Monthly Archives: May 2014

Running Your Career – 8 Tips From The Track


You don’t have to be a runner to learn lessons from the sport.  Learn how to plan, pace and push yourself professionally.

1) Be prepared
Prior to a race, you want to find out what you can about the course. Is it flat or hilly? For a job, you want to find out what you can about the company. Check out their web page and social media presence. Have they been in the news? If it’s a public company, do some research to see how the business is doing. Don’t forget LinkedIn to see if you know anyone who works there.

2) Do not deviate from your normal routine
In running, experts caution against eating a different breakfast, breaking in new shoes or wearing a new t-shirt the day of the race. Similar advice holds true for your professional life, especially when you first start a job. You were hired for a particular position because you showcased your skills and personality in a way that matched that company culture. Acting or dressing differently than you presented yourself during the interview process could cause problems in fitting in.

3) Reserve your energy
New runners tend to start out too fast. Huge mistake! No one wants to be that runner who ends up walking after the first quarter mile.  In your career, you want to show enthusiasm and dedication, but not at the expense of your colleagues. Pace yourself. You don’t have to take on every project. If you spread yourself too thin, you’ll be too tired and worn out to give the tasks at hand the attention they deserve.

4) It’s a marathon, not a sprint
Ok, it may be just a 5k, but remember – it takes time to get those miles in. Just like in your career, you’re in it for the long haul. It’s doubtful you’re going to beat any records in your first race. You have to see what the experience is like, how you can improve and what you need to change before the next one. The same holds true in your job. Start out strong, but don’t get ahead of yourself. You need to experience the culture, personalities and workload to really see how you fit in and can thrive.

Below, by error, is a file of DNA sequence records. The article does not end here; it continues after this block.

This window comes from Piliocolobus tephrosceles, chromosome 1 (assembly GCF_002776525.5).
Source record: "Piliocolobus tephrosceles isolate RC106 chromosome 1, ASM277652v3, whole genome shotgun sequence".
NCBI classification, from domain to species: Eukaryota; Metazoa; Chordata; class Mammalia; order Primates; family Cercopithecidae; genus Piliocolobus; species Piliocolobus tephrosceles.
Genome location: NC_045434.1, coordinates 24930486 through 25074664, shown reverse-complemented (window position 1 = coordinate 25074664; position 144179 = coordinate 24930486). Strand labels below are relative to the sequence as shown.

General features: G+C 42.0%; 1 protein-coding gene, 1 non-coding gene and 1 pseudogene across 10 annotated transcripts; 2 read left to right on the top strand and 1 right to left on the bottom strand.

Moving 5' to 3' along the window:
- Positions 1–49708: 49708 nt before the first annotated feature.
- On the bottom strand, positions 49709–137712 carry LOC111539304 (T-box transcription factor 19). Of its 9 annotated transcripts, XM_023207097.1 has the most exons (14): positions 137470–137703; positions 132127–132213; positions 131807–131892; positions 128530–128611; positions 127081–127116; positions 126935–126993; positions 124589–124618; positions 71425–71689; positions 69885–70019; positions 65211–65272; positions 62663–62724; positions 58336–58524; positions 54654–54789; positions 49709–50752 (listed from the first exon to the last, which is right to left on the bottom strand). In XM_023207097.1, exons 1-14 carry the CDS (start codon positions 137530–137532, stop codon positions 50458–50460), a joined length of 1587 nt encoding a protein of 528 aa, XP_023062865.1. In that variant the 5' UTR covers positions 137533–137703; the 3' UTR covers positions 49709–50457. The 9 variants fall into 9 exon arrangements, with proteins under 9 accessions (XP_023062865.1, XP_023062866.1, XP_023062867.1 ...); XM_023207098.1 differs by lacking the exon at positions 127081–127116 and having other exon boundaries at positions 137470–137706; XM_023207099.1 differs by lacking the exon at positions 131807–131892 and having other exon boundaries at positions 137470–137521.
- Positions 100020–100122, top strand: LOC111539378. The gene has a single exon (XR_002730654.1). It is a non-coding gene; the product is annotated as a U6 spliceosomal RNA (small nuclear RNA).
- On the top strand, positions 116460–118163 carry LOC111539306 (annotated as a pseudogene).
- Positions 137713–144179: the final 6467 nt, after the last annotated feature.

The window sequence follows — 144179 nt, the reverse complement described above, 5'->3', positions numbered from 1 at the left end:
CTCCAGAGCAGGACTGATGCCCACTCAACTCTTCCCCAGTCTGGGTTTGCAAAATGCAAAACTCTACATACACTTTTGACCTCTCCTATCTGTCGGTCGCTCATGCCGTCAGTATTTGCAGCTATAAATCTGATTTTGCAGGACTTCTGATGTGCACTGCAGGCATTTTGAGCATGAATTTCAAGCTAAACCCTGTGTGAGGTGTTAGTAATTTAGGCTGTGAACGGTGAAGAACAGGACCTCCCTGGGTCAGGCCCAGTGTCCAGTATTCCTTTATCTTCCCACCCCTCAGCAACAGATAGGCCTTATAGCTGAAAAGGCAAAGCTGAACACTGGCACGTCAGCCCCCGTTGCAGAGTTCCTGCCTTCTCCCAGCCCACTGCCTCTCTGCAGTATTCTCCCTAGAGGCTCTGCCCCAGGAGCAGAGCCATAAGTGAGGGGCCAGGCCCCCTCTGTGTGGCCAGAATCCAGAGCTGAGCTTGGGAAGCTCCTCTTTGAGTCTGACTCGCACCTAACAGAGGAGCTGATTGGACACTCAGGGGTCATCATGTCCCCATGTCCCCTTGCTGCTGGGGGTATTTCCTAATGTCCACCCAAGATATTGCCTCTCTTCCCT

5) Set Goals, Reevaluate & Improve
After people run their first race, they often get bit by the running “bug” and sign up for their second one. However, running faster is not a given. It takes a plan, practice and commitment.   The same path holds true in the working world. Is there a mentor you can talk to during the course of your career? Seeking out advice from long time employees, your boss and other experienced colleagues can help with your own goal setting and improvement. Where do you want to be in 5 years? Write those goals down and start working towards them.

6) Continue Learning
There will always be new races to run, different distances to try and new workouts to experience. New running enthusiasts often seek advice from more experienced runners. They subscribe to running publications, join running groups and associate with other runners.  In the work world, you should  join associations, attend industry specific events and keep current on news relevant to your occupation. This will keep you competitive and help to alleviate burnout and boredom down the line.